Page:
Mets hire Terry Collins as manager

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The search is over.  The pick is in.

According to Adam Rubin of ESPN New York, the Mets are set to introduce Terry Collins as the franchise’s 20th manager.

Collins, 61, played professional baseball for 10 years and compiled a .255 career batting average over 671 major league games before turning to the coaching and front office side of the industry.  He began his managing career in 1981 with a Single-A affiliate tied to the Dodgers and was promoted a few years later to Triple-A Albuquerque.  Success at that post led him to the Astros’ managerial gig in 1993.  He lasted only three years, but never had a losing record and led the team to three straight second-place finishes before being fired in 1996.

The Angels quickly scooped Collins up in 1997 and enjoyed a short run of success, but Collins resigned with 29 games left in the 1999 season and tried his hand in Japan during the middle part of the 2000s.

Collins has been everywhere and done everything in the game of baseball.  He’s known best for player development and that’s exactly what the Mets need as they look to revamp their major league roster and farm system.

Four candidates were interviewed for the opening down at the GM Meetings in Orlando, Florida last week: Collins, Bob Melvin, Wally Backman and Chip Hale.

FOXSports.com’s Ken Rosenthal was the first to report that Melvin did not get the gig and the other two were basically thought of as secondary options from the start.

UPDATE: SI.com’s Jon Heyman says Collins will get a two-year contract.

Once again, Cy Young votes from the Tampa Bay chapter were interesting

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In 2016, Red Sox starter Rick Porcello narrowly and controversially eked ahead of then-Tigers starter Justin Verlander in Cy Young Award balloting, winning on points 137 to 132. Verlander was not included at all in the top-five of two ballots, both coincidentally belonging to writers from the Tampa Bay chapter, MLB.com’s Bill Chastain and Fred Goodall of the Associated Press. Verlander had more first-place votes than Porcello, but being left out of the top-five on two ballots was the difference maker.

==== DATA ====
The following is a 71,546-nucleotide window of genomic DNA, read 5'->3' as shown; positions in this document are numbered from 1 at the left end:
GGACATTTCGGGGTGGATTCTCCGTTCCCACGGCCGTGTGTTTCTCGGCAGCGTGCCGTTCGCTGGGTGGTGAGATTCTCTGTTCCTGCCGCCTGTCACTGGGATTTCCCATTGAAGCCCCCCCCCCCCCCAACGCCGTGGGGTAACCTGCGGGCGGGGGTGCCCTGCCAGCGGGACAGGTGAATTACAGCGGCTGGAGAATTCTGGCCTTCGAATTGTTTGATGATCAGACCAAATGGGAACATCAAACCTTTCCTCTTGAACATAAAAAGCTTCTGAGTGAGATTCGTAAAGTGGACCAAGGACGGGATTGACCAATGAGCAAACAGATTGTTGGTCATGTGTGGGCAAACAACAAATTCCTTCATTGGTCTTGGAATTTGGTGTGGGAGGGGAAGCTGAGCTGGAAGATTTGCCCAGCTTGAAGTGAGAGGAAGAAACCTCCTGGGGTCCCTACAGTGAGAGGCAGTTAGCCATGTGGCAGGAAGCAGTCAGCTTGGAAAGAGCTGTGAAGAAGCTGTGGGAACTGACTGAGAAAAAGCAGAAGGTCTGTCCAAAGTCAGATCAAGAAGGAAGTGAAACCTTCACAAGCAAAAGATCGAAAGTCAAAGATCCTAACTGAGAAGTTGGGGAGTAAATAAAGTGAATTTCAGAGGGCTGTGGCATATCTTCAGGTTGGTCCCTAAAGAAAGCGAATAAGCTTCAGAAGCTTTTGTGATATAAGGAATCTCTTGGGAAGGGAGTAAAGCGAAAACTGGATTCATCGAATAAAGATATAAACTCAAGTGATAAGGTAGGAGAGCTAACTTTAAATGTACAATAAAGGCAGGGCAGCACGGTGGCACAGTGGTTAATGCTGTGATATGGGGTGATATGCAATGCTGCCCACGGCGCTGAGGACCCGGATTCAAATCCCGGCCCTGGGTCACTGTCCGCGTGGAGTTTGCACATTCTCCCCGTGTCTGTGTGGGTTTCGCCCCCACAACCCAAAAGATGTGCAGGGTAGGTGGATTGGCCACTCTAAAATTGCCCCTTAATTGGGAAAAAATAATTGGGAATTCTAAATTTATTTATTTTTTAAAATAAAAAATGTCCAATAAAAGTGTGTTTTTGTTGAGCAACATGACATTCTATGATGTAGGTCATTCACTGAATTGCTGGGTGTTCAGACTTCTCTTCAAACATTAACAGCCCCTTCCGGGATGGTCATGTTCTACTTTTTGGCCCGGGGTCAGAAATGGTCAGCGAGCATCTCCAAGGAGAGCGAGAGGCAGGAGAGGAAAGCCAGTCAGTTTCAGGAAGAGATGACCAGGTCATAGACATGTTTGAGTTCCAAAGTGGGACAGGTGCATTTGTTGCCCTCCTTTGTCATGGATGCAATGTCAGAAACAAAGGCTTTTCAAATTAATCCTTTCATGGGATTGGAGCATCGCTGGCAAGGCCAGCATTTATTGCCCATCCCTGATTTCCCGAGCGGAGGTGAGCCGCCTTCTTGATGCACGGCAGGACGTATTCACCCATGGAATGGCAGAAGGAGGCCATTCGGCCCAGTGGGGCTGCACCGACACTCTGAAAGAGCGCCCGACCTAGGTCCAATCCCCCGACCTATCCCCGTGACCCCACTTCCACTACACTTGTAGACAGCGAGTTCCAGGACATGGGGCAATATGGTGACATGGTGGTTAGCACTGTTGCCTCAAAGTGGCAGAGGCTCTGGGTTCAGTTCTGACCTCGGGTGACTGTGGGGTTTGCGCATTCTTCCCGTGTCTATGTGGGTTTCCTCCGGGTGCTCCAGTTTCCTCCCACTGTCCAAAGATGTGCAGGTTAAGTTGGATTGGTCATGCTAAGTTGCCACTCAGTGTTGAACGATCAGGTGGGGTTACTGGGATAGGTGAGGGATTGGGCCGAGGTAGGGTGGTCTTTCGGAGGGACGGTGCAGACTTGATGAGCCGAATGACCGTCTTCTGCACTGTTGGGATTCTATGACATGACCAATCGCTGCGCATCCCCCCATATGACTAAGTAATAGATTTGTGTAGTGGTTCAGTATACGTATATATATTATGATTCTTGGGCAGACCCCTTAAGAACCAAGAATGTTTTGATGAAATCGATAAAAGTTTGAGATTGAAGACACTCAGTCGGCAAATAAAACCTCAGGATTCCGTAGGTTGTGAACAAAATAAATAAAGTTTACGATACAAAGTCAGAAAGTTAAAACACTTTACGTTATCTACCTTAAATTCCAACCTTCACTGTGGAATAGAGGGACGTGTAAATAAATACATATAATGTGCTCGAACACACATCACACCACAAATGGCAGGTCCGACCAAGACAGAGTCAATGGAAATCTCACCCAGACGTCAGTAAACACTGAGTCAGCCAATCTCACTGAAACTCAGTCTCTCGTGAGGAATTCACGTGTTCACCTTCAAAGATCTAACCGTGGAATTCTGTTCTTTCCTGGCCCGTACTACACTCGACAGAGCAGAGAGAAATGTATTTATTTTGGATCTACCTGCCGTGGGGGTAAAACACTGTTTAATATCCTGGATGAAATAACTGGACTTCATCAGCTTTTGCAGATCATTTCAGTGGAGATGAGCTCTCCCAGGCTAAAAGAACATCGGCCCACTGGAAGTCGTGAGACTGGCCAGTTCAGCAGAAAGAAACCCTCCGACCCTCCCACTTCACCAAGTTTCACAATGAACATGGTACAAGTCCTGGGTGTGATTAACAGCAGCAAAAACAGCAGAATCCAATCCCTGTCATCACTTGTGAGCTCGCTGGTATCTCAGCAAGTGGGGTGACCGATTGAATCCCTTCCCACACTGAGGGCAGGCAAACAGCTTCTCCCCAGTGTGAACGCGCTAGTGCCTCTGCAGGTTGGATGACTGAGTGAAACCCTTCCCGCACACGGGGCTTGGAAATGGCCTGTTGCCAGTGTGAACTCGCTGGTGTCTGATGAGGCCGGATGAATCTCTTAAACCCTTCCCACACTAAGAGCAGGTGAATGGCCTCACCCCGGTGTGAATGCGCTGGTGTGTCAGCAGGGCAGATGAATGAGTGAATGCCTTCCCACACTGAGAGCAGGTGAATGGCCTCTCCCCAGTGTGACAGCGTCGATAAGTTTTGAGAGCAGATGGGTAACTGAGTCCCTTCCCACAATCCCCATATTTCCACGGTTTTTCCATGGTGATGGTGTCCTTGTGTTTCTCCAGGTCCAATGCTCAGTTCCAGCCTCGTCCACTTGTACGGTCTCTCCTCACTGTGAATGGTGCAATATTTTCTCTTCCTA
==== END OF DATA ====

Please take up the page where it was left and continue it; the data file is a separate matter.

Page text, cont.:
In the aftermath, Verlander’s then-fiancée Kate Upton fired off some angry tweets, as did Justin’s brother Ben.

Verlander was again in the running for the 2018 AL Cy Young Award. He again finished in second place, this time behind Blake Snell of the Rays. Snell had 17 first-place votes and 169 total points to Verlander’s 13 and 154. There weren’t any ballots that made a big difference like in 2016, but there were two odd ballots from the Tampa Bay chapter again.

If a chapter doesn’t have enough eligible voters, a voter from another chapter is chosen to represent that city. This year, Bill Madden of the New York Daily News was a replacement voter along with Mark Didtler, a freelancer for the Associated Press. Both writers voted for Snell in first place, reasonably. But neither writer put Verlander second, less reasonably, putting Corey Kluber there instead. Madden actually had Verlander fourth behind Athletics reliever Blake Treinen. Didtler had Treinen in fifth place. Two other writers had Verlander in third place: George A. King III of the New York Post and Paul Sullivan of the Chicago Tribune. The other 26 had Verlander in first or second place.

Voting Kluber ahead of Verlander doesn’t make any sense, especially we finally live in a world where a pitcher’s win-loss record isn’t valued highly. Kluber had 20 wins to Verlander’s 16 and pitched one more inning. In every other area, Verlander was better. ERA? Verlander led 2.52 to 2.89. Strikeouts? Verlander led 290 to 222. Strikeout rate? Verlander led 34.8% to 26.4%. Opponent batting average? Verlander led .198 to .222. FIP and xFIP? Verlander led both 2.78 and 3.03 to 3.12 and 3.08, respectively. And while Treinen had an excellent year, Verlander pitched 134 more innings, which is significant.

Upton had another tweet for the occasion: